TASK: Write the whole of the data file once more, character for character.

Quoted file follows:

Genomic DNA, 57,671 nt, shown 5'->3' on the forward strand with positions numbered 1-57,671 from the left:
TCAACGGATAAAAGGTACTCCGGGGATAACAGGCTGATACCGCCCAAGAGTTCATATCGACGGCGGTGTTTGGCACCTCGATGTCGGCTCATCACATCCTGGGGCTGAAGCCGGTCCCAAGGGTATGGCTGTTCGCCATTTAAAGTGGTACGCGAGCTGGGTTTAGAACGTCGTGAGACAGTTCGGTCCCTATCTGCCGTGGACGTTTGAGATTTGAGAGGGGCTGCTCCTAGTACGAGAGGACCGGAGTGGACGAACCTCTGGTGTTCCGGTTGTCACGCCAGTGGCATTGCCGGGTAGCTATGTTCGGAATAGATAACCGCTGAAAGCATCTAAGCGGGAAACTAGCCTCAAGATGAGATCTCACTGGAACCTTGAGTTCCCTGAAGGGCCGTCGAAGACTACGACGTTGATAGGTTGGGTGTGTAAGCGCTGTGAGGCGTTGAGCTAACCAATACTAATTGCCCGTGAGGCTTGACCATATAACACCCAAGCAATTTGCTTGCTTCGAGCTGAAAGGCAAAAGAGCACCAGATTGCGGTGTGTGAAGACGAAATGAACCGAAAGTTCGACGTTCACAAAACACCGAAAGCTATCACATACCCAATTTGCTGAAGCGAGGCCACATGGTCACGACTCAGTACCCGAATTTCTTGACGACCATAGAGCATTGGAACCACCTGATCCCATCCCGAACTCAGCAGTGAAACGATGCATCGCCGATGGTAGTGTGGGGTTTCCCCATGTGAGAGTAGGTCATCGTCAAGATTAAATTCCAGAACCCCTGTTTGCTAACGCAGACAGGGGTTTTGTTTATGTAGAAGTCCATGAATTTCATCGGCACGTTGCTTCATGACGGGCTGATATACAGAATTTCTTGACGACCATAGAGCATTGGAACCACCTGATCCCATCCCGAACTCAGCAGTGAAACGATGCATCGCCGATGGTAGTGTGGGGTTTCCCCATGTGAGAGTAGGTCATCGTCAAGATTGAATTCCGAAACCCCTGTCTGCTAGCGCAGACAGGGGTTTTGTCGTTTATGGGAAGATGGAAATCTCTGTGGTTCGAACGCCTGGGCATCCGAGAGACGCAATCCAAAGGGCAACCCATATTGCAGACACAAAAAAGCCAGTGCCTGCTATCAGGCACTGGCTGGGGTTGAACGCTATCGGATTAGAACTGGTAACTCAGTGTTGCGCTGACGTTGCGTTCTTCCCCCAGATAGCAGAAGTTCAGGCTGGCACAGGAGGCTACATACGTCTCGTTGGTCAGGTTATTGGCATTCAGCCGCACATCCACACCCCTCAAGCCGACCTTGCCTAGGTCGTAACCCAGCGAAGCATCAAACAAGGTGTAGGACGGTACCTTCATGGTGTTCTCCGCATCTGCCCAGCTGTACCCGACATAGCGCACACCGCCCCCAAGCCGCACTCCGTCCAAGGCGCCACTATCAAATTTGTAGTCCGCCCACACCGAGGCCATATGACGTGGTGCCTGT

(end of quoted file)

Genomic DNA, 57,671 nt, shown 5'->3' on the forward strand with positions numbered 1-57,671 from the left:
TCAACGGATAAAAGGTACTCCGGGGATAACAGGCTGATACCGCCCAAGAGTTCATATCGACGGCGGTGTTTGGCACCTCGATGTCGGCTCATCACATCCTGGGGCTGAAGCCGGTCCCAAGGGTATGGCTGTTCGCCATTTAAAGTGGTACGCGAGCTGGGTTTAGAACGTCGTGAGACAGTTCGGTCCCTATCTGCCGTGGACGTTTGAGATTTGAGAGGGGCTGCTCCTAGTACGAGAGGACCGGAGTGGACGAACCTCTGGTGTTCCGGTTGTCACGCCAGTGGCATTGCCGGGTAGCTATGTTCGGAATAGATAACCGCTGAAAGCATCTAAGCGGGAAACTAGCCTCAAGATGAGATCTCACTGGAACCTTGAGTTCCCTGAAGGGCCGTCGAAGACTACGACGTTGATAGGTTGGGTGTGTAAGCGCTGTGAGGCGTTGAGCTAACCAATACTAATTGCCCGTGAGGCTTGACCATATAACACCCAAGCAATTTGCTTGCTTCGAGCTGAAAGGCAAAAGAGCACCAGATTGCGGTGTGTGAAGACGAAATGAACCGAAAGTTCGACGTTCACAAAACACCGAAAGCTATCACATACCCAATTTGCTGAAGCGAGGCCACATGGTCACGACTCAGTACCCGAATTTCTTGACGACCATAGAGCATTGGAACCACCTGATCCCATCCCGAACTCAGCAGTGAAACGATGCATCGCCGATGGTAGTGTGGGGTTTCCCCATGTGAGAGTAGGTCATCGTCAAGATTAAATTCCAGAACCCCTGTTTGCTAACGCAGACAGGGGTTTTGTTTATGTAGAAGTCCATGAATTTCATCGGCACGTTGCTTCATGACGGGCTGATATACAGAATTTCTTGACGACCATAGAGCATTGGAACCACCTGATCCCATCCCGAACTCAGCAGTGAAACGATGCATCGCCGATGGTAGTGTGGGGTTTCCCCATGTGAGAGTAGGTCATCGTCAAGATTGAATTCCGAAACCCCTGTCTGCTAGCGCAGACAGGGGTTTTGTCGTTTATGGGAAGATGGAAATCTCTGTGGTTCGAACGCCTGGGCATCCGAGAGACGCAATCCAAAGGGCAACCCATATTGCAGACACAAAAAAGCCAGTGCCTGCTATCAGGCACTGGCTGGGGTTGAACGCTATCGGATTAGAACTGGTAACTCAGTGTTGCGCTGACGTTGCGTTCTTCCCCCAGATAGCAGAAGTTCAGGCTGGCACAGGAGGCTACATACGTCTCGTTGGTCAGGTTATTGGCATTCAGCCGCACATCCACACCCCTCAAGCCGACCTTGCCTAGGTCGTAACCCAGCGAAGCATCAAACAAGGTGTAGGACGGTACCTTCATGGTGTTCTCCGCATCTGCCCAGCTGTACCCGACATAGCGCACACCGCCCCCAAGCCGCACTCCGTCCAAGGCGCCACTATCAAATTTGTAGTCCGCCCACACCGAGGCCATATGACGTGGTGCCTGT